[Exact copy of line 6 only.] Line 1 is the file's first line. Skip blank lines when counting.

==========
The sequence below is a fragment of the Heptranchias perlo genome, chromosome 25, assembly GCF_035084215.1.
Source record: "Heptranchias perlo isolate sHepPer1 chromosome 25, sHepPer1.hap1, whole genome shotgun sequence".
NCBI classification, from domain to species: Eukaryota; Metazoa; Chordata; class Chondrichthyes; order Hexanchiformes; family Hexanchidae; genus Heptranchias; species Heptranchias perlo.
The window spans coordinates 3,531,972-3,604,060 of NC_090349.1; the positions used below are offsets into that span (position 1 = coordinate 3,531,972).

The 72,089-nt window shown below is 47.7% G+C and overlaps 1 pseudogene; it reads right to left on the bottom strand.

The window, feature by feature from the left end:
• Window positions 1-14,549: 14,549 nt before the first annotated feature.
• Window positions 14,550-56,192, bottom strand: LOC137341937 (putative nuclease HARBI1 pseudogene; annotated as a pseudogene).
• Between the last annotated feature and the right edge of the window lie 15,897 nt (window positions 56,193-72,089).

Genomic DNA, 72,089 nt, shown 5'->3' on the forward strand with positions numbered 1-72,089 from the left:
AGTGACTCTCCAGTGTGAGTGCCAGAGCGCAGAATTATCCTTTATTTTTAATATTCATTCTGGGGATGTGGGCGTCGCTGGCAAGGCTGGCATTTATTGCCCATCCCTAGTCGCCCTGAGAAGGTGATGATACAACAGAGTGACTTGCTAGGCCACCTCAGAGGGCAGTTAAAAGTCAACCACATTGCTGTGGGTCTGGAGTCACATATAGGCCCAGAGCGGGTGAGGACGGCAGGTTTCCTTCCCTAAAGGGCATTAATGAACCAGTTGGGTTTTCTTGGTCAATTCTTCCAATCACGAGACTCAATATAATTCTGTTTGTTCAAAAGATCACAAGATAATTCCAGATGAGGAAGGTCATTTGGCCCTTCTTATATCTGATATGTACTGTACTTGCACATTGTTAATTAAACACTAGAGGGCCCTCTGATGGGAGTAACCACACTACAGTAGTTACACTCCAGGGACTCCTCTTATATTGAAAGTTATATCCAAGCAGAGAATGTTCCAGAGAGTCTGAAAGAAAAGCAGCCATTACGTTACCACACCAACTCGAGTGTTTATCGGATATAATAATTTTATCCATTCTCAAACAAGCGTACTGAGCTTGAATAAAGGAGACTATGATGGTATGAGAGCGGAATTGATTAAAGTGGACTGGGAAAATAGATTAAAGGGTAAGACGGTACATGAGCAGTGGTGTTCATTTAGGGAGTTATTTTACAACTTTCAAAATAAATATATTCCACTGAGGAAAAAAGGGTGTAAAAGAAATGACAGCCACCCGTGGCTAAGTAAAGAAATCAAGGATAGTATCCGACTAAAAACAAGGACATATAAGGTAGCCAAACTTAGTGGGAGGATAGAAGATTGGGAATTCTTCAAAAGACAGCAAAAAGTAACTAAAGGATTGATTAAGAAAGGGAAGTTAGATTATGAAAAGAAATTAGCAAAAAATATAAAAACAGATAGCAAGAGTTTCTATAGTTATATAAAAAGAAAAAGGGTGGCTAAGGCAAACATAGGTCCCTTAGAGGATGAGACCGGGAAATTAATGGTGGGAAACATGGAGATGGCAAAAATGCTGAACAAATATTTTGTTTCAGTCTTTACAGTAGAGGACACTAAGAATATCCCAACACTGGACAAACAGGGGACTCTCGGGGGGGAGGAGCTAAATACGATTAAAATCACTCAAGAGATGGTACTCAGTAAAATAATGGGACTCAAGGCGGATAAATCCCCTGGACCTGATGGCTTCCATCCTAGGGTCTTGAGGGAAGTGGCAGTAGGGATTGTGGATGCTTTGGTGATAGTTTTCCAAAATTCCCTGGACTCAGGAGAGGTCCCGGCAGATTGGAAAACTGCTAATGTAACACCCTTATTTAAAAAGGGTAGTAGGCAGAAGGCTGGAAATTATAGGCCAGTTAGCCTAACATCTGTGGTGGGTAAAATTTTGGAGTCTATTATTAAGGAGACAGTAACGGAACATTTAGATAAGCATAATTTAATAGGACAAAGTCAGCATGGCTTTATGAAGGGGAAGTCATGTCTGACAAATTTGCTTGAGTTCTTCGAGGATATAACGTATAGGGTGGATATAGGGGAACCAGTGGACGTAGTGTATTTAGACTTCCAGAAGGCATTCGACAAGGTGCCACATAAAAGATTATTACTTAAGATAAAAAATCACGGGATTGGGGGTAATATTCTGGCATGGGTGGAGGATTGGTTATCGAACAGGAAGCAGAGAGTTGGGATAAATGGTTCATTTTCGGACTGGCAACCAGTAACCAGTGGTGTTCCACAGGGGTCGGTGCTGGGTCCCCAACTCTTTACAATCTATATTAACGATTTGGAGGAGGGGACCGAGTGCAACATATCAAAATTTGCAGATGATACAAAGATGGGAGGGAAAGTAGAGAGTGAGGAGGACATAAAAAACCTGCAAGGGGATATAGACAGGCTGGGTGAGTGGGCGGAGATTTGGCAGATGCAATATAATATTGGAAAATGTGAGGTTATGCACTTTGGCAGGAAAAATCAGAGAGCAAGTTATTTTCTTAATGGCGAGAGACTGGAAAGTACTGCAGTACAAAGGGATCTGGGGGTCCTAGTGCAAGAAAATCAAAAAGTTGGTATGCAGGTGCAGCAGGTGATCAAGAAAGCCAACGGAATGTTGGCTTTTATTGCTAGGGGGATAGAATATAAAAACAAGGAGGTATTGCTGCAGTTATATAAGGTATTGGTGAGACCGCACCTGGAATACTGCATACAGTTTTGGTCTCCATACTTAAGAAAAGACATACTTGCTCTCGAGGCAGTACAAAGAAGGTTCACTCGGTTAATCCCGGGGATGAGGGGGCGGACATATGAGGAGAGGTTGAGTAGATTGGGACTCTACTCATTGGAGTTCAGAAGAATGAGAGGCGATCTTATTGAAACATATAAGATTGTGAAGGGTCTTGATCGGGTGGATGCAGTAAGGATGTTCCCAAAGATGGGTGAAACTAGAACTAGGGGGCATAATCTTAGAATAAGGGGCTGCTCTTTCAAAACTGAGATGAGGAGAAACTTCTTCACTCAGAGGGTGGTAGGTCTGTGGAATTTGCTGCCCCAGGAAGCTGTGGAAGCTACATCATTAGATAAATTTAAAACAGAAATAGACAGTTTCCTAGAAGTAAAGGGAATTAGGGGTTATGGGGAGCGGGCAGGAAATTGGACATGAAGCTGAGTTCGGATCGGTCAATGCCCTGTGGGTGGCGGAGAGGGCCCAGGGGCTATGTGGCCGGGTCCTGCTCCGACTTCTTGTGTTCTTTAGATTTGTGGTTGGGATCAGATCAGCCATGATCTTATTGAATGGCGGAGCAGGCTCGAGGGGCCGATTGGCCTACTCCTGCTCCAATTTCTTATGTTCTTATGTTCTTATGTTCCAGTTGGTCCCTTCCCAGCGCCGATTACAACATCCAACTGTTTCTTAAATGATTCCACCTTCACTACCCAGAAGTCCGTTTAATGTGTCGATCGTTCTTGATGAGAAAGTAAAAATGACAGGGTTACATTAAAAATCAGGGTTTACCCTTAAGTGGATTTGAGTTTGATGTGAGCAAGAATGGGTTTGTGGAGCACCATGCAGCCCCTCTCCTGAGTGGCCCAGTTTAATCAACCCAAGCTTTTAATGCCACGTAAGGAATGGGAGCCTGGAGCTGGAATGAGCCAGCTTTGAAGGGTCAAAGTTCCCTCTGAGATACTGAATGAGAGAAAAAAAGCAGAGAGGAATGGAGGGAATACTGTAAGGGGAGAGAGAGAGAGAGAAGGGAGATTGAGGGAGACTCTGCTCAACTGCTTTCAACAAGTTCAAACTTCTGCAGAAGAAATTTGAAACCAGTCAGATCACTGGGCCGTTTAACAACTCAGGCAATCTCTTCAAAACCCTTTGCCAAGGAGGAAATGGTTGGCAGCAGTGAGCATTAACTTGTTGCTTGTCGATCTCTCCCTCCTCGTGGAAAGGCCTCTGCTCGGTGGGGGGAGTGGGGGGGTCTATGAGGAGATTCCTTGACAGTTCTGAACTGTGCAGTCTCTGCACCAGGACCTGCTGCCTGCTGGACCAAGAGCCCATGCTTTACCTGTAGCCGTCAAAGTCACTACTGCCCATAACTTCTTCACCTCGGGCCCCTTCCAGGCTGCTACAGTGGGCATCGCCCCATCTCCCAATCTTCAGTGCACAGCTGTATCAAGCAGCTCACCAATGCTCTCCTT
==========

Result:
The window, feature by feature from the left end: